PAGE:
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  • The chemical structures of I C MOI and MI and

    2019-09-11

    The chemical structures of I3C, 3MOI, and 3MI and the Luciferase Reporter Assay Kit kinase responsible for 3MI metabolism in rainbow trout and carp are shown in Fig. 4.
    Discussion To determine the individual CYP450 isoforms involved in 3MI metabolism, we used specific inhibitors for CYP1A, CYP3A and CYP2E1. Our results suggest that CYP1A and CYP3A contribute to the metabolism of 3MI. CYP1A is well studied in fish microsomal enzymes and is responsible for the biotransformation of many xenobiotics (Hansson et al., 2006, Celander, 2011). This enzyme in fish is of interest because of its involvement in the metabolism of various environmental pollutants, including polycyclic aromatic hydrocarbons. CYP3A is another enzyme that is involved in xenobiotic metabolism in fish and therefore has been widely studied (Celander et al., 1989, Hegelund et al., 2004, Hasselberg et al., 2008, Zlabek and Zamaratskaia, 2012). The substrate specificity of both CYP1A and CYP3A is very broad. It is accordingly not surprising that 3MI is also metabolised by CYP1A and CYP3A. The metabolism of 3MI by mammalian CYP450 has been well documented (Yan et al., 2007, Zamaratskaia and Luciferase Reporter Assay Kit kinase Squires, 2009), and it was suggested that mammalian CYP1A and CYP3A might be involved in 3MI hepatic metabolism, although their role is not major. CYP2E1 has been repeatedly reported to be involved in 3MI metabolism in pigs (Zamaratskaia and Squires, 2009). Our inhibition study showed that DAS, an inhibitor of mammalian CYP2E1, did not decrease the formation of 3MI metabolites, suggesting that CYP2E1-like protein is not involved in 3MI metabolism in fish, and providing evidence for inter-species differences in in vitro 3MI metabolism. A possible limitation of our study was the use of inhibitors of mammalian CYP450 isoforms to investigate hepatic metabolism of 3MI by fish microsomes. However, these inhibitors have already been evaluated in fish microsomes. Thus, ellipticine strongly inhibited EROD activity in fish gill filaments (Beijer et al., 2010) and in fish hepatic S9 fractions (Rotchell et al., 2000), and ketoconazole inhibited both EROD and BFCOD activities (Zlabek and Zamaratskaia, 2012). Studies of the effects of DAS on fish CYP450 have been limited. Other investigations previously showed that DAS inhibited CYP2E1-like protein activity in microsomes from Atlantic salmon (Zamaratskaia and Zlabek, 2011) and medaka (Geter et al., 2003), but it was suggested that DAS is a considerably stronger inhibitor of PNPH in mammals than in fish. Additionally, there are indications that DAS can also inhibit fish CYP1A activity (Zamaratskaia and Zlabek, 2011). Nevertheless, DAS did not inhibit 3MI metabolite formation in the present study, indicating that CYP2E1-like protein is not involved in 3MI metabolism by fish hepatic microsomes.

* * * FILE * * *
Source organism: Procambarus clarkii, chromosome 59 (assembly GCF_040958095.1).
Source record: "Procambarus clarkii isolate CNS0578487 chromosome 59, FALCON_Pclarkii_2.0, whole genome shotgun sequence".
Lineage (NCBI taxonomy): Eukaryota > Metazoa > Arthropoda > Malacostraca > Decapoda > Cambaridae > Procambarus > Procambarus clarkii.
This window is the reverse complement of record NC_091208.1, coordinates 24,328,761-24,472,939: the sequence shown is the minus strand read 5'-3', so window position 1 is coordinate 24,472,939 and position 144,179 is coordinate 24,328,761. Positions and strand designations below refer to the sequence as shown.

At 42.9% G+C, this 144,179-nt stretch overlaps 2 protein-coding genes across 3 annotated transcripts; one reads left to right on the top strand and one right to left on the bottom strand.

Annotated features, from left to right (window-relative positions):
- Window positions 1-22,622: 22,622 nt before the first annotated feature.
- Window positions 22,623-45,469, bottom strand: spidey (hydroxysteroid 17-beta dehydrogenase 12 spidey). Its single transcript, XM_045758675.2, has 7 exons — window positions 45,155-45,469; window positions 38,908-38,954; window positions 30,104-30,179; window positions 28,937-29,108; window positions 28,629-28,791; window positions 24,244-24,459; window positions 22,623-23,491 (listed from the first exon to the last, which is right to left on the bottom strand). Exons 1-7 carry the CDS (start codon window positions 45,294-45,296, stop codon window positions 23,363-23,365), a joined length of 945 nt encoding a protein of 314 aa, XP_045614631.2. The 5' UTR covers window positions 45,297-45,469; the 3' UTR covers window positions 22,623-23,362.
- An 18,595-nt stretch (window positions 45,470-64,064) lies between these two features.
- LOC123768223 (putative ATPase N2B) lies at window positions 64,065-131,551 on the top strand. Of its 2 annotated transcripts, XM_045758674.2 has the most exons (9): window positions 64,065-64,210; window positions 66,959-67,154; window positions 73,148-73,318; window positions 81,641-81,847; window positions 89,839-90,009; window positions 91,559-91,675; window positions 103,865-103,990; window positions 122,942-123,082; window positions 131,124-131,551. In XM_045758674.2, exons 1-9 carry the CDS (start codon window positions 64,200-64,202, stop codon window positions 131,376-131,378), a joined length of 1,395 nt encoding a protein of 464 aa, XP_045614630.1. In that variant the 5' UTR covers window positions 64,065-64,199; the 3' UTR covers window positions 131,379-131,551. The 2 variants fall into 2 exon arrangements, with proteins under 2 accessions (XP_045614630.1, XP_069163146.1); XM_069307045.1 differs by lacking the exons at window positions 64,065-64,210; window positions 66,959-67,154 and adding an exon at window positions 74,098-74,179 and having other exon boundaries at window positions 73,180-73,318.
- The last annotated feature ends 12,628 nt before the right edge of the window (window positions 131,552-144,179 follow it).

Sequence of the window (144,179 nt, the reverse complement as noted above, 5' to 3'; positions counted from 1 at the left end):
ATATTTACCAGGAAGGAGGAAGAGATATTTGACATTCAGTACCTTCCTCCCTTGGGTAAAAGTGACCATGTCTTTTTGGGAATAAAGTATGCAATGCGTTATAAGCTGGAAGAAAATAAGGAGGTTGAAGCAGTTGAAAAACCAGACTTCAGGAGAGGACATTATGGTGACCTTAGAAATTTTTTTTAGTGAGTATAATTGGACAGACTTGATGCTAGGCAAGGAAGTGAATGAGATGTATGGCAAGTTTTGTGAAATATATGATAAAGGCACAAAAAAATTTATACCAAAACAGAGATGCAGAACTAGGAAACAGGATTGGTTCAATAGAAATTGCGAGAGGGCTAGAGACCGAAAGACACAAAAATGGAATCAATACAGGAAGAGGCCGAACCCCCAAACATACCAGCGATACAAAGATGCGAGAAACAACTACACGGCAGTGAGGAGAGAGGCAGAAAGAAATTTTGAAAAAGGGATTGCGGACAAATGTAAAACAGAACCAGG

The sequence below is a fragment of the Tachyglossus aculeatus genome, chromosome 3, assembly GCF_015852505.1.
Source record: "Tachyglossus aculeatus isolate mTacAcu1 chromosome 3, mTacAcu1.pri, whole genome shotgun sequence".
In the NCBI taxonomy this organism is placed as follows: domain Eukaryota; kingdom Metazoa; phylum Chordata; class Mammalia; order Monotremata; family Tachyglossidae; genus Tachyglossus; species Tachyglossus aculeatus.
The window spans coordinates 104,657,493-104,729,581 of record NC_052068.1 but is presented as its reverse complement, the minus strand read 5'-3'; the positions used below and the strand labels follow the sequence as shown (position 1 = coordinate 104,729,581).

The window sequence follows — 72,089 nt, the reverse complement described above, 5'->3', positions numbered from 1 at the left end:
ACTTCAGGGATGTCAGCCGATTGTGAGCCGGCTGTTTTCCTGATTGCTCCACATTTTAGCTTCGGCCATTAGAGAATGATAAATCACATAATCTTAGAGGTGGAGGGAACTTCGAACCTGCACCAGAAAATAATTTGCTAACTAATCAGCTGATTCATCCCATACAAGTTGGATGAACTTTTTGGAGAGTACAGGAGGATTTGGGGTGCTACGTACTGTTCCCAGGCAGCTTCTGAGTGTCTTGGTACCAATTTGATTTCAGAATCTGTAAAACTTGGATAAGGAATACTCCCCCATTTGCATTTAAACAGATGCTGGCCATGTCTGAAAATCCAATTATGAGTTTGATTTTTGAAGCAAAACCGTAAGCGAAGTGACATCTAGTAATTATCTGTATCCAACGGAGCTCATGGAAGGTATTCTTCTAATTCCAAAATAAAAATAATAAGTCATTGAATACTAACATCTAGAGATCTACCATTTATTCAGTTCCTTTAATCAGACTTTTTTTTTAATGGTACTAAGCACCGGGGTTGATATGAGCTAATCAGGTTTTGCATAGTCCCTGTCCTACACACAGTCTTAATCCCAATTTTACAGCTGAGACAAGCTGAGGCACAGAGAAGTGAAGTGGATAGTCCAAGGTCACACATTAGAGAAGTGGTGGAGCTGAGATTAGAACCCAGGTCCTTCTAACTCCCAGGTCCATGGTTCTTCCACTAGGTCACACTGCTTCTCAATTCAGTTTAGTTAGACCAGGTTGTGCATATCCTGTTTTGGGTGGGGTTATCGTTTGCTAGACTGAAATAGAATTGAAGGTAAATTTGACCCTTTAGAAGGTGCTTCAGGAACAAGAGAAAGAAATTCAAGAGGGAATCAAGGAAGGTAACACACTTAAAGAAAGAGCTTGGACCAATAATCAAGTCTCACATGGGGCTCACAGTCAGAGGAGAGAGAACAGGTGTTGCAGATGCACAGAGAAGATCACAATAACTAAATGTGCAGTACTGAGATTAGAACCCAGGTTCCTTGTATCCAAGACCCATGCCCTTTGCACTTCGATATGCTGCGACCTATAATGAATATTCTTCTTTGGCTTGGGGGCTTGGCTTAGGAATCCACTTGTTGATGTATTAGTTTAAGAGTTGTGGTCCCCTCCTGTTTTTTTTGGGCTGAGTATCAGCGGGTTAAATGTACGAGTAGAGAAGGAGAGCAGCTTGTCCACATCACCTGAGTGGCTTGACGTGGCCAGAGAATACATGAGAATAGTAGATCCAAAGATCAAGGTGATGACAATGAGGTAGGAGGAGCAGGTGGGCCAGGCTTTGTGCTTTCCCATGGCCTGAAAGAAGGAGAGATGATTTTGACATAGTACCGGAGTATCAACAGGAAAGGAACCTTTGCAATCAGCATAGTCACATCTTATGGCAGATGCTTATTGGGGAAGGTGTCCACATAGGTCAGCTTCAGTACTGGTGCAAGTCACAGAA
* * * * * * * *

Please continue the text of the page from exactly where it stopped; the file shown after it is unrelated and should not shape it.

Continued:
Conclusion
    Conflicts of interest
    Acknowledgements This work was financially supported by the Ministry of Education, Youth and Sports of the Czech Republic – projects “CENAKVA” (No. CZ.1.05/2.1.00/01.0024) and “CENAKVA II” (No. LO1205 under the NPU I program), by the Grant Agency of the University of South Bohemia in Ceske Budejovice (No. 012/2016/Z), by the Czech Science Foundation (No. 15-04258S), and by a research grant from C.F. Lundströms Stiftelse, Sweden. The authors thank Dr. Carl Brunius for the synthesis of 3-hydroxy-3-metyloxindole. We would like to thank American Manuscript Editors, an affiliate of Grammar Labs, LLC, for English language editing.
    Introduction Over the past decade, a wide range of pharmaceutical compounds for human use, agriculture, and aquaculture have been detected in the aquatic environment (Beausse, 2004, Fent et al., 2006). Pharmaceutical compounds and their derivatives have effects on non-target aquatic organisms, including fish, even at the low concentrations typical of aquatic systems (Schwaiger et al., 2004, Corcoran et al., 2010, Hirakawa et al., 2012). The majority of detoxification occurs in the liver via a multitude of enzyme systems. Phase I, usually reactions of oxidation, reduction, or hydrolysis and phase II conjugation reactions biochemically transform toxic substances into more water-soluble, and therefore excretable, substances (Liska et al., 2006). Phase I enzymes is primarily cytochrome P450 (CYP450), which is a superfamily of heme-containing proteins involved in the biotransformation of many endogenous compounds and exogenous substrates. The proteins belonging to the first three families of CYP450: CYP1, CYP2, and CYP3 are closely associated with drug activation and metabolism (Uno et al., 2012).